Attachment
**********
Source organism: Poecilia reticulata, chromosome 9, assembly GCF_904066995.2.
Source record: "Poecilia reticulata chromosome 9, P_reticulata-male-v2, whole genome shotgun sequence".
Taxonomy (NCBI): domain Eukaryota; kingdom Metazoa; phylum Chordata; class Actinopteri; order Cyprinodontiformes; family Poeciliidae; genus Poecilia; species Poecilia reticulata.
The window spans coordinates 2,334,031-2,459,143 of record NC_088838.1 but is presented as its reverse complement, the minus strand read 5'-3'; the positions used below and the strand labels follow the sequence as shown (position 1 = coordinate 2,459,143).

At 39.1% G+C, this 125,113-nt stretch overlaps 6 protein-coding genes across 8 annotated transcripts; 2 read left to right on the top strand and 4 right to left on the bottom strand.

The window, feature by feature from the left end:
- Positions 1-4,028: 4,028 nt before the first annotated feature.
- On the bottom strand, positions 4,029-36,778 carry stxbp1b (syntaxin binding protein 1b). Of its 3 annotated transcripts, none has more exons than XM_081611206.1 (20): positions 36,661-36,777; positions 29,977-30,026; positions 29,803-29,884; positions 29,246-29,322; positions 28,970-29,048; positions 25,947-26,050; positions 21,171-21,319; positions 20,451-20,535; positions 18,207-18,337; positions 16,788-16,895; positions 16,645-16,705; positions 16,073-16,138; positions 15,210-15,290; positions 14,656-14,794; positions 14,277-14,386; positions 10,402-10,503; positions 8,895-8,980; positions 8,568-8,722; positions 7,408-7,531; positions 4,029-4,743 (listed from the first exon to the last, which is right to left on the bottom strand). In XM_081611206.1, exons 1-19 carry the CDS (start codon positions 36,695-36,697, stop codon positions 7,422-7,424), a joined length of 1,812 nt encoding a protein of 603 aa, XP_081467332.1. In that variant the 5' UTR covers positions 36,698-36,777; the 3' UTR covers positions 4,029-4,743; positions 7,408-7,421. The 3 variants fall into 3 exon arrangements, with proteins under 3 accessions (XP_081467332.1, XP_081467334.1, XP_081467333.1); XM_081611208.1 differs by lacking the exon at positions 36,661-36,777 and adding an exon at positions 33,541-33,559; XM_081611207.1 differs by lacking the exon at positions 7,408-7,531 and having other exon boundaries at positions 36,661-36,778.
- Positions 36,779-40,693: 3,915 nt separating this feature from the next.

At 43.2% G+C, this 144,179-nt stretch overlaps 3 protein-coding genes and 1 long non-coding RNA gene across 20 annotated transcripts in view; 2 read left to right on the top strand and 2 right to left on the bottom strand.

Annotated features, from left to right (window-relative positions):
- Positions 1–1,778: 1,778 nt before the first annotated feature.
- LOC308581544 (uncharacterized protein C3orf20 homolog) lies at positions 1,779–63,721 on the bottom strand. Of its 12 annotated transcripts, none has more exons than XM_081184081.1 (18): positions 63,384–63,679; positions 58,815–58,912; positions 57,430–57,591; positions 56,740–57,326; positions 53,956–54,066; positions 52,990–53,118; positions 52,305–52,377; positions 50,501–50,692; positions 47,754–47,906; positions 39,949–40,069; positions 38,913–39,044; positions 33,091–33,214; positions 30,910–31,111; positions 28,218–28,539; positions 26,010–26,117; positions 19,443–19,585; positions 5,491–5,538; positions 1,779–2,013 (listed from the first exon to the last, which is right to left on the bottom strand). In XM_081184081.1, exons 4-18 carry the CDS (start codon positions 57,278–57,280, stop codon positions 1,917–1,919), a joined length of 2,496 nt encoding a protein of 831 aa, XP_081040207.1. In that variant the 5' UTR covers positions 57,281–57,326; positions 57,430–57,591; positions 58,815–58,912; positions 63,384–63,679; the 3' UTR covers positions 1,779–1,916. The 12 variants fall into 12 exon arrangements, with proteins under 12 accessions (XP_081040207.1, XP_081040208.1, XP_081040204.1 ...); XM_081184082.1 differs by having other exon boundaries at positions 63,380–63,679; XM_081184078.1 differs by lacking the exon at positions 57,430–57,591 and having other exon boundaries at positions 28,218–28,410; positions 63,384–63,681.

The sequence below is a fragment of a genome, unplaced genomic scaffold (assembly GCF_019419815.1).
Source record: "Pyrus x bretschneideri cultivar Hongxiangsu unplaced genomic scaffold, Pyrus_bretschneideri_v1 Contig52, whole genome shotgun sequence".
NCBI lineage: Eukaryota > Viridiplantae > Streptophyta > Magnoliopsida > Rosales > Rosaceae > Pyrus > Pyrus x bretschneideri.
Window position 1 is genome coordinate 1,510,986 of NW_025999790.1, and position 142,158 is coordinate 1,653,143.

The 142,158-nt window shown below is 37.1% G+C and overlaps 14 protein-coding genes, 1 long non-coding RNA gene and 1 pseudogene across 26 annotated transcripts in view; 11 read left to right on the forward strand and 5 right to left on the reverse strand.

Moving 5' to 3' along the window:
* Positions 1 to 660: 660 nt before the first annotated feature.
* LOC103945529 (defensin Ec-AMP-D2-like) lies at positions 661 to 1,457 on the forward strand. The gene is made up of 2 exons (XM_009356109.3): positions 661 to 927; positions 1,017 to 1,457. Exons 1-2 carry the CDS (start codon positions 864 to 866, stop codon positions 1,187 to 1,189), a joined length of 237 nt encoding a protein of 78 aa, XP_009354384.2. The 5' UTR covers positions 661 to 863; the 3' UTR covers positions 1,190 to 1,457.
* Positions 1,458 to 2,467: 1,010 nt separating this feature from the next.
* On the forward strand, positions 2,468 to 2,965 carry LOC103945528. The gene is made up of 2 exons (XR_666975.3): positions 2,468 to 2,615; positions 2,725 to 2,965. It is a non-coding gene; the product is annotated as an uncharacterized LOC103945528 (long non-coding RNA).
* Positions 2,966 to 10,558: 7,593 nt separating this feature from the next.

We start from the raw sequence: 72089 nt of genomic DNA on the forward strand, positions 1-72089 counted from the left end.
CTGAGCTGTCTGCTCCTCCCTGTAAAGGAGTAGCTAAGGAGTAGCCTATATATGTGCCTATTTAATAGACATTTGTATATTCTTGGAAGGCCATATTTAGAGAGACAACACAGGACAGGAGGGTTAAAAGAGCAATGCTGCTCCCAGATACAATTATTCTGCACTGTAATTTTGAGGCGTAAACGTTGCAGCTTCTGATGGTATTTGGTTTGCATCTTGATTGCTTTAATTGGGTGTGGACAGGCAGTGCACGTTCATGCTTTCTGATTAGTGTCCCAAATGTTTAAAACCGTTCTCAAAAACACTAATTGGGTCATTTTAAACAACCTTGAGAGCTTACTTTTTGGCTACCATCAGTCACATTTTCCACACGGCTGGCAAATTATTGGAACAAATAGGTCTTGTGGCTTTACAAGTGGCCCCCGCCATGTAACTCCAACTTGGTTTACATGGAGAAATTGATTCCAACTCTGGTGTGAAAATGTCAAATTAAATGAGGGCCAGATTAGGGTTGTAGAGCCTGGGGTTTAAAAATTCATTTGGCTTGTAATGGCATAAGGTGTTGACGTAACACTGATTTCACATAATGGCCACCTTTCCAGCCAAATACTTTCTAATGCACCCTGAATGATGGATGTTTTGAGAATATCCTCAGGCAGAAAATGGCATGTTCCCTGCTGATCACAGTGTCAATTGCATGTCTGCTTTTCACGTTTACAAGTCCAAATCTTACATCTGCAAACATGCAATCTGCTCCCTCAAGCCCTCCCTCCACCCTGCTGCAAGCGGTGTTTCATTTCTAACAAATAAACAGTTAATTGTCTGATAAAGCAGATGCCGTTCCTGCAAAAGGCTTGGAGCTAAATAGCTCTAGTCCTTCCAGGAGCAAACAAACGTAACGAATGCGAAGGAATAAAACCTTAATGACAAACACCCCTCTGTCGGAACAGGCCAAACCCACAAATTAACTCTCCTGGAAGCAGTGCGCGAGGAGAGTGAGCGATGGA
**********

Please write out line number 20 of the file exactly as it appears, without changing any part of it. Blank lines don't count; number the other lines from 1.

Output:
* Positions 1 to 660: 660 nt before the first annotated feature.